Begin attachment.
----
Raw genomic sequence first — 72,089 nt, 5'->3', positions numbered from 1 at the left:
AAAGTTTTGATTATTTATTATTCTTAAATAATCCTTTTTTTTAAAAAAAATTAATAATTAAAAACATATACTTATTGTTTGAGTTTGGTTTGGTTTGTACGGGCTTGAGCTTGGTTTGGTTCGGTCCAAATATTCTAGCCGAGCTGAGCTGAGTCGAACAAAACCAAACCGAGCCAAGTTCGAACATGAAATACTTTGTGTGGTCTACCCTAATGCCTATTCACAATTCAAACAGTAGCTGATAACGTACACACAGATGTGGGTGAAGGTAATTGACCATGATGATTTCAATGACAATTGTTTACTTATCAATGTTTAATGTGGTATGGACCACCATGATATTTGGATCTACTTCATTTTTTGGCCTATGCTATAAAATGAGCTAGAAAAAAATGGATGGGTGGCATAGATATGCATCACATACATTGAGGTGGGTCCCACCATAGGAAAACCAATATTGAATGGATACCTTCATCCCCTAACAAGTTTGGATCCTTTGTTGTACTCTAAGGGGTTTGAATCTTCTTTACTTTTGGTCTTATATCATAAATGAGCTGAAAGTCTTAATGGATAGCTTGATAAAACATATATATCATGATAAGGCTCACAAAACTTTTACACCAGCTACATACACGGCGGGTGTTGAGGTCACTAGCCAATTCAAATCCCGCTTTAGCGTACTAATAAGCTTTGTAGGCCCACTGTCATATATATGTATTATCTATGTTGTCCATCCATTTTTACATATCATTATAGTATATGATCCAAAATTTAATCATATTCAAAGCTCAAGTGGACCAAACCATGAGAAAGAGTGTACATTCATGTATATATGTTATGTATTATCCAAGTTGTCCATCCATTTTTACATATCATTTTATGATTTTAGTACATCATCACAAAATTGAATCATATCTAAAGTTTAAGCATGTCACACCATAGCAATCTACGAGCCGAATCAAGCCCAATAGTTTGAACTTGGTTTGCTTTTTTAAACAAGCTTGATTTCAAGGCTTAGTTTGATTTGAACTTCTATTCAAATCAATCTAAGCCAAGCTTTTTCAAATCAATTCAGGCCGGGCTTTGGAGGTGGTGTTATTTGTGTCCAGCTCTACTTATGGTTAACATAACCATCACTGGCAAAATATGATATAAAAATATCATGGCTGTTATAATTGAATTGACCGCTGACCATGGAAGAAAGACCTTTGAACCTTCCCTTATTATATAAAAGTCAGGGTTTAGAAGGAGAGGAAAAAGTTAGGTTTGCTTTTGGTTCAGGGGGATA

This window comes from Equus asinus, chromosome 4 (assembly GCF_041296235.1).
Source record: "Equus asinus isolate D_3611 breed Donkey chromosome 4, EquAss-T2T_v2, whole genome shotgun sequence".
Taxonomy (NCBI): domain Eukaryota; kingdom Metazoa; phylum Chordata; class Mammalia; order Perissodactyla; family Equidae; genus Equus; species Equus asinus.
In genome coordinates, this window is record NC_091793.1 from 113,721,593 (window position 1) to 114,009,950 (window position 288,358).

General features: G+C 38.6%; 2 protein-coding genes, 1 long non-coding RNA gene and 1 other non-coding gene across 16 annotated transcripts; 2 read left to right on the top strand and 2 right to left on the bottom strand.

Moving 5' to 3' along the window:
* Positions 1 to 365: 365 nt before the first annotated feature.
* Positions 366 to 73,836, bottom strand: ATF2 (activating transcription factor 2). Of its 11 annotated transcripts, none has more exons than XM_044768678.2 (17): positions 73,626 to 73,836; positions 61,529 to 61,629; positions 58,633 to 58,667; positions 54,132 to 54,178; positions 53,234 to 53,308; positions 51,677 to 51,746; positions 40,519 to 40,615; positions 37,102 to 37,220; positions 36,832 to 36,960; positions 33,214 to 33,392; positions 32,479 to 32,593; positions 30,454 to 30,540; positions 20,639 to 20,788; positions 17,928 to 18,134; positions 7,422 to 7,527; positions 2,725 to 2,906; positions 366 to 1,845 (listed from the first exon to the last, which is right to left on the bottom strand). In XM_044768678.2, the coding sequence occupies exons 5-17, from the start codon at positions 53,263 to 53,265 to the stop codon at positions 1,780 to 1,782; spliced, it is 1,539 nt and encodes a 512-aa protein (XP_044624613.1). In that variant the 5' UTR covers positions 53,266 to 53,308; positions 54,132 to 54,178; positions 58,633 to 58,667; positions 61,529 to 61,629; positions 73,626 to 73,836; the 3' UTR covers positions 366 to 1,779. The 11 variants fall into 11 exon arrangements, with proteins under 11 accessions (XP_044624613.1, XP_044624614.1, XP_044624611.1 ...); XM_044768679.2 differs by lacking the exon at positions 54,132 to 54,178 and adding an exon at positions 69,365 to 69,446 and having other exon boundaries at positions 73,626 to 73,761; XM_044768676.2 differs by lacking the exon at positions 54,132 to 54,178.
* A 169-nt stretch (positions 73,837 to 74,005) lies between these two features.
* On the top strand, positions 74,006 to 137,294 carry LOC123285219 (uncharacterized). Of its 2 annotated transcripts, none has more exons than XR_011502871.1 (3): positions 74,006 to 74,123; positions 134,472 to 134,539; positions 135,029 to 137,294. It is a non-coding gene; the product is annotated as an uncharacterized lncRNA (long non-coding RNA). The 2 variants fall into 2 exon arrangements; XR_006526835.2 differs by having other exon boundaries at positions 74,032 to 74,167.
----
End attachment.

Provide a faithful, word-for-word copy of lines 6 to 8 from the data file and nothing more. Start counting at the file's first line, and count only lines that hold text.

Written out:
In genome coordinates, this window is record NC_091793.1 from 113,721,593 (window position 1) to 114,009,950 (window position 288,358).

General features: G+C 38.6%; 2 protein-coding genes, 1 long non-coding RNA gene and 1 other non-coding gene across 16 annotated transcripts; 2 read left to right on the top strand and 2 right to left on the bottom strand.

Moving 5' to 3' along the window: